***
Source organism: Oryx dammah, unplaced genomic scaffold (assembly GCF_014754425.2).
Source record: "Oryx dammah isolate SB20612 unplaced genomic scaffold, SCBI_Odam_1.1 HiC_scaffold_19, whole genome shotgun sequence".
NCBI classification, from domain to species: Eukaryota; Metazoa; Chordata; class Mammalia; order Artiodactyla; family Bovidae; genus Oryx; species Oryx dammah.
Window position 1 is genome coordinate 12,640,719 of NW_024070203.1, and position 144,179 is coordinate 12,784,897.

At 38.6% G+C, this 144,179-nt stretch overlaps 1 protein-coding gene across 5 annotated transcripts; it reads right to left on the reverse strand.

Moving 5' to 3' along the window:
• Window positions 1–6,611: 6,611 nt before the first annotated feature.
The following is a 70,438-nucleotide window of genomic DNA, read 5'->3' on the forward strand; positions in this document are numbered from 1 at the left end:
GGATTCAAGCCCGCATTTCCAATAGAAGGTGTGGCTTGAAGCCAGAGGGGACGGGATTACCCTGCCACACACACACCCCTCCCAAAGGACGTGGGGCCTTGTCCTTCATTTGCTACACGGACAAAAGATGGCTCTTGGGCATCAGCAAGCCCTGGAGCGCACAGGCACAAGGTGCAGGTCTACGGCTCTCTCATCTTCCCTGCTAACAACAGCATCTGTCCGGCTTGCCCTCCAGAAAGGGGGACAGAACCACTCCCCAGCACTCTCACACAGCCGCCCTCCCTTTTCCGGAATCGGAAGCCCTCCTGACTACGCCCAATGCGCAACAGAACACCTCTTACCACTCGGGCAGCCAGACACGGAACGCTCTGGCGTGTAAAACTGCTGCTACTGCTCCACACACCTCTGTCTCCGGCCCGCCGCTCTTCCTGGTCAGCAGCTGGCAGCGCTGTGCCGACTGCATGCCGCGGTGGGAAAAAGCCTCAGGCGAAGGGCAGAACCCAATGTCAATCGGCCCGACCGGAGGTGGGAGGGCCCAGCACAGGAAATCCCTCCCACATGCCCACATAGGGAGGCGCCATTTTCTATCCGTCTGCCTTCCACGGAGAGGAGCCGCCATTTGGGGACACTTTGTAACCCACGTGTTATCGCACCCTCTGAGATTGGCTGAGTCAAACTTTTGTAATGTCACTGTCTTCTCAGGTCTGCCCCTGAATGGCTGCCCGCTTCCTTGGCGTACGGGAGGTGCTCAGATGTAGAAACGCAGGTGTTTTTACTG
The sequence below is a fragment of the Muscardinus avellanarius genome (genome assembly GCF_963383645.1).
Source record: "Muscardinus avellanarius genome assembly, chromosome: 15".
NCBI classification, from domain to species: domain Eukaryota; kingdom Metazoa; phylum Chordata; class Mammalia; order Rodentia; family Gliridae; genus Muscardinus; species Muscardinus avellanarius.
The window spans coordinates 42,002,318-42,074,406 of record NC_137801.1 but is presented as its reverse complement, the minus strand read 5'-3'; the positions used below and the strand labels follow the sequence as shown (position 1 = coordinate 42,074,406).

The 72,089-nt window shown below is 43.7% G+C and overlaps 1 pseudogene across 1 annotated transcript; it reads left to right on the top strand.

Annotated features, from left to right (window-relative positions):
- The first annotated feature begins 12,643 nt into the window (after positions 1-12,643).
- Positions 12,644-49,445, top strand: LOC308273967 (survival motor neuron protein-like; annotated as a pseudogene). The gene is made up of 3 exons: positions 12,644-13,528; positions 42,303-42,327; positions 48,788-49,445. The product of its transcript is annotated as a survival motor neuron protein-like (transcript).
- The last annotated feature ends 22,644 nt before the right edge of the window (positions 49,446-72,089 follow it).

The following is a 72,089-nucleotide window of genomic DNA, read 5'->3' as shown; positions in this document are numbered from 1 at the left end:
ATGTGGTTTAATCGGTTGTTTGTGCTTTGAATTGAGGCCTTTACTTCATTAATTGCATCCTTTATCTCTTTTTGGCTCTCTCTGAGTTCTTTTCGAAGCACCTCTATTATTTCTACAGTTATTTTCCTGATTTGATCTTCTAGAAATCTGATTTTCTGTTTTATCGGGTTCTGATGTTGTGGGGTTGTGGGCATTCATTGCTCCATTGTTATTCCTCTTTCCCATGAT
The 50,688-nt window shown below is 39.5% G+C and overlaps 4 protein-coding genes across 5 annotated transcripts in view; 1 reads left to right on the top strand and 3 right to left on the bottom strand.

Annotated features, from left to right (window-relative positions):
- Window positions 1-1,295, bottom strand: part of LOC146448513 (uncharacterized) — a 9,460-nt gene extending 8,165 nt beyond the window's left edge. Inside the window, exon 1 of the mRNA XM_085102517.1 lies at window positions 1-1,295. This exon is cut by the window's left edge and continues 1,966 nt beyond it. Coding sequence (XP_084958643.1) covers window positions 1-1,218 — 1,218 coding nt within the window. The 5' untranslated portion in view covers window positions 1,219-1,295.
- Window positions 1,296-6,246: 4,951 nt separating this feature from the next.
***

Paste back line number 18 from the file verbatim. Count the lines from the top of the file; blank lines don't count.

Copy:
- The last annotated feature ends 22,644 nt before the right edge of the window (positions 49,446-72,089 follow it).